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Archive for September, 2009

Hi everyone,

Discussion Papers I and II are now available to download on our Resources page.  These give a good overview of the project and preliminary findings so far, so be sure to check them out!  Comments, thoughts, and opinions are all very welcome and encouraged, so please do let us know what you think.

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CNN has an interesting article looking at the ways in which libraries and librarians are continuing to evolve in response to increased digitisation of information and use of social technologies.  Highlights include:

Library 2.0…

People used to go online for the same information they could get from newspapers. Now they go to Facebook, Digg and Twitter to discuss their lives and the news of the day. Forward-looking librarians are trying to create that same conversational loop in public libraries. The one-way flow of information from book to patron isn’t good enough anymore…

Community Centers…

Jason M. Schultz, director of the Samuelson Law, Technology and Public Policy Clinic at the University of California at Berkeley Law School, said libraries always have served two roles in society: They’re places where people can get free information; and they’re community centers for civic debate.
As books become more available online, that community-center role will become increasingly important for libraries, he said…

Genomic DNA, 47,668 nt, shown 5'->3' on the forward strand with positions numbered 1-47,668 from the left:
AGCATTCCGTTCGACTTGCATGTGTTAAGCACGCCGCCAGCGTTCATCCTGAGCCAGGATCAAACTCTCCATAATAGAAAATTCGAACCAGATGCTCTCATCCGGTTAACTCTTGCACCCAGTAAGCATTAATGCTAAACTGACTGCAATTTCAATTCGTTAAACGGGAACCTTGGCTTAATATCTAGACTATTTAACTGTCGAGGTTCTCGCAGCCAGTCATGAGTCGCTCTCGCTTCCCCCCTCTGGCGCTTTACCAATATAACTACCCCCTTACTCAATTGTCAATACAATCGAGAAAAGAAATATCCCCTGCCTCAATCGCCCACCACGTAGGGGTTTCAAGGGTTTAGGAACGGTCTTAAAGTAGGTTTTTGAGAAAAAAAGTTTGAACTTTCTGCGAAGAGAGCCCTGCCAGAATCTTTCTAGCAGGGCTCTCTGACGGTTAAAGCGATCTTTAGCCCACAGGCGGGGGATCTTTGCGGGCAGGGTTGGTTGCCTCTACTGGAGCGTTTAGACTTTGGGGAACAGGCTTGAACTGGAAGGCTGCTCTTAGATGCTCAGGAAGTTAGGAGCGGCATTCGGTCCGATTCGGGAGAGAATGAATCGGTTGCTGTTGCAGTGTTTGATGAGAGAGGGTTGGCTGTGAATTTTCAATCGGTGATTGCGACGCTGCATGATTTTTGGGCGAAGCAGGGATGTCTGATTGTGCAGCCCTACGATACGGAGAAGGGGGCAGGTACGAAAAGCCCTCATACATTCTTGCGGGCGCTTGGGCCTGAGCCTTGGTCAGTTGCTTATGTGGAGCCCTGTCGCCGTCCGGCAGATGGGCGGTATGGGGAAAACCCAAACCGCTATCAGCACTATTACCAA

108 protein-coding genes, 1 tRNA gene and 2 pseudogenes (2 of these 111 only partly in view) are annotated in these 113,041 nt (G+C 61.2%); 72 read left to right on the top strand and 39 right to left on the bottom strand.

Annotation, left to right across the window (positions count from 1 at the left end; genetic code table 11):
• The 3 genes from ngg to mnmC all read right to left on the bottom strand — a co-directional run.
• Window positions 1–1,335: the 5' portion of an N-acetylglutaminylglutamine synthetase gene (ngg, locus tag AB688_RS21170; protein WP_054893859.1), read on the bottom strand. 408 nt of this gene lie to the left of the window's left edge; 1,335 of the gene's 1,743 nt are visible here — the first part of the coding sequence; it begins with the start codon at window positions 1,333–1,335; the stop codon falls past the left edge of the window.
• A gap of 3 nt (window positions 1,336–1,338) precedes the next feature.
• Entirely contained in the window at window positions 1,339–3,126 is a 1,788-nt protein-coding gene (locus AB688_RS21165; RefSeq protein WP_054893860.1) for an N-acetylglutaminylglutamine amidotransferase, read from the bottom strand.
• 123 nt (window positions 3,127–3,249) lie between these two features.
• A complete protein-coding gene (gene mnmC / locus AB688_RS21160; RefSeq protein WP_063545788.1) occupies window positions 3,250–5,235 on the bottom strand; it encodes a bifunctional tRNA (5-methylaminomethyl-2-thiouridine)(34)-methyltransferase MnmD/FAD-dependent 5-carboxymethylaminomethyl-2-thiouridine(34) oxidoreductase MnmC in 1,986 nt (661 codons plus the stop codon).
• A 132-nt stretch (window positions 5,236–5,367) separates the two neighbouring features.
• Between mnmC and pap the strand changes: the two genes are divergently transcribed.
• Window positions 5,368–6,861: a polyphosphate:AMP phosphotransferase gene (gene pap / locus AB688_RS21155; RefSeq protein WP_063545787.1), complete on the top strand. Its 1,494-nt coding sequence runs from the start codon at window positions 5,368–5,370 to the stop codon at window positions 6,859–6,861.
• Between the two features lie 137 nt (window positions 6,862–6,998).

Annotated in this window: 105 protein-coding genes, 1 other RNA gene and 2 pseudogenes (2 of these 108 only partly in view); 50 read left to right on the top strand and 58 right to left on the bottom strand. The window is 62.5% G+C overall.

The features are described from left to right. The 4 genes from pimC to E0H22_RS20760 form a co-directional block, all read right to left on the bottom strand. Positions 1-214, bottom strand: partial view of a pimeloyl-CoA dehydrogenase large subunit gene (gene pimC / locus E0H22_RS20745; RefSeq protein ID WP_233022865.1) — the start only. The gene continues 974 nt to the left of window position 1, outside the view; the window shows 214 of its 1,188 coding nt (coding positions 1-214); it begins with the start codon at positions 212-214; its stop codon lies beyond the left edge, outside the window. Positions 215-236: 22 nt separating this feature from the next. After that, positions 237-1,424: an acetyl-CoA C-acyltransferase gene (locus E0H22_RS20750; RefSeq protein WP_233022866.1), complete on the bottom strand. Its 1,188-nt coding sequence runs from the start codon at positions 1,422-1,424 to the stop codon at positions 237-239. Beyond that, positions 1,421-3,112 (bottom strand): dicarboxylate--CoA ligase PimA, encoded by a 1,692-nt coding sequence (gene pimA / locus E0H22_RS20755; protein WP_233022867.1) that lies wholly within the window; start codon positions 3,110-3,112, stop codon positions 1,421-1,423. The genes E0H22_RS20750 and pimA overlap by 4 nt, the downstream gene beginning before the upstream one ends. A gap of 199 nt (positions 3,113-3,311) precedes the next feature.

Librarians…

This shift means the role of the librarian — and their look — is also changing.
In a world where information is more social and more online, librarians are becoming debate moderators, givers of technical support and community outreach coordinators…

And finally…

“I came into libraries and it wasn’t about books,” said Peter Norman, a graduate student in library and information science at Simmons College in Boston who says he’s most interested in music and technology. “Sure I love to read. I read all the time. I read physical books. But I don’t have the strange emotional attachment that some people possess.”
“If the library is going to turn into a place without books, I’m going to evolve with that too,” he said.

Click here to read the full article: “The future of libraries, with or without books”.

What do you think?  Are you seeing the same kinds of changes in your own libraries?  You might like to post a comment on our “Librarian 2.0?” page if you haven’t already done so!

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